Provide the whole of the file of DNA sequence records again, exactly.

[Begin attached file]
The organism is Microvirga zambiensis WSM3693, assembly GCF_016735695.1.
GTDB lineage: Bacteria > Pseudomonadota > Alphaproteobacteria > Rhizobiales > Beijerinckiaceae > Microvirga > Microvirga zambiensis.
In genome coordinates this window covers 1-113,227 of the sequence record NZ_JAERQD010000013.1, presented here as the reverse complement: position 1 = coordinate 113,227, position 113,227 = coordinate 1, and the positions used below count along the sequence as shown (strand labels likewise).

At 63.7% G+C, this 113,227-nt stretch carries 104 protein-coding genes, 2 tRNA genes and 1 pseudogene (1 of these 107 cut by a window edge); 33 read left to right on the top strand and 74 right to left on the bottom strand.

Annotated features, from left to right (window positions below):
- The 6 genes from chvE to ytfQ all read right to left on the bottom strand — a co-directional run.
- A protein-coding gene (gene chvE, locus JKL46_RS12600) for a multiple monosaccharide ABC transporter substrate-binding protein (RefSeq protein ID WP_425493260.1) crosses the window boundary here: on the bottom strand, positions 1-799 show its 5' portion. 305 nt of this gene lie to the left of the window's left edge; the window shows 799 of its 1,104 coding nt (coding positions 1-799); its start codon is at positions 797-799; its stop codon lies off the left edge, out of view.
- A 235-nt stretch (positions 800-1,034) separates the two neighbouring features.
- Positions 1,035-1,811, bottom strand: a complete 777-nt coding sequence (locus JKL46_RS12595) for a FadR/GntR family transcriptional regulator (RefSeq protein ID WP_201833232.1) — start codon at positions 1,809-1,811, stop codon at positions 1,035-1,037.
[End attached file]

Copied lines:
The organism is Microvirga zambiensis WSM3693, assembly GCF_016735695.1.
GTDB lineage: Bacteria > Pseudomonadota > Alphaproteobacteria > Rhizobiales > Beijerinckiaceae > Microvirga > Microvirga zambiensis.
In genome coordinates this window covers 1-113,227 of the sequence record NZ_JAERQD010000013.1, presented here as the reverse complement: position 1 = coordinate 113,227, position 113,227 = coordinate 1, and the positions used below count along the sequence as shown (strand labels likewise).

At 63.7% G+C, this 113,227-nt stretch carries 104 protein-coding genes, 2 tRNA genes and 1 pseudogene (1 of these 107 cut by a window edge); 33 read left to right on the top strand and 74 right to left on the bottom strand.

Annotated features, from left to right (window positions below):
- The 6 genes from chvE to ytfQ all read right to left on the bottom strand — a co-directional run.
- A protein-coding gene (gene chvE, locus JKL46_RS12600) for a multiple monosaccharide ABC transporter substrate-binding protein (RefSeq protein ID WP_425493260.1) crosses the window boundary here: on the bottom strand, positions 1-799 show its 5' portion. 305 nt of this gene lie to the left of the window's left edge; the window shows 799 of its 1,104 coding nt (coding positions 1-799); its start codon is at positions 797-799; its stop codon lies off the left edge, out of view.
- A 235-nt stretch (positions 800-1,034) separates the two neighbouring features.
- Positions 1,035-1,811, bottom strand: a complete 777-nt coding sequence (locus JKL46_RS12595) for a FadR/GntR family transcriptional regulator (RefSeq protein ID WP_201833232.1) — start codon at positions 1,809-1,811, stop codon at positions 1,035-1,037.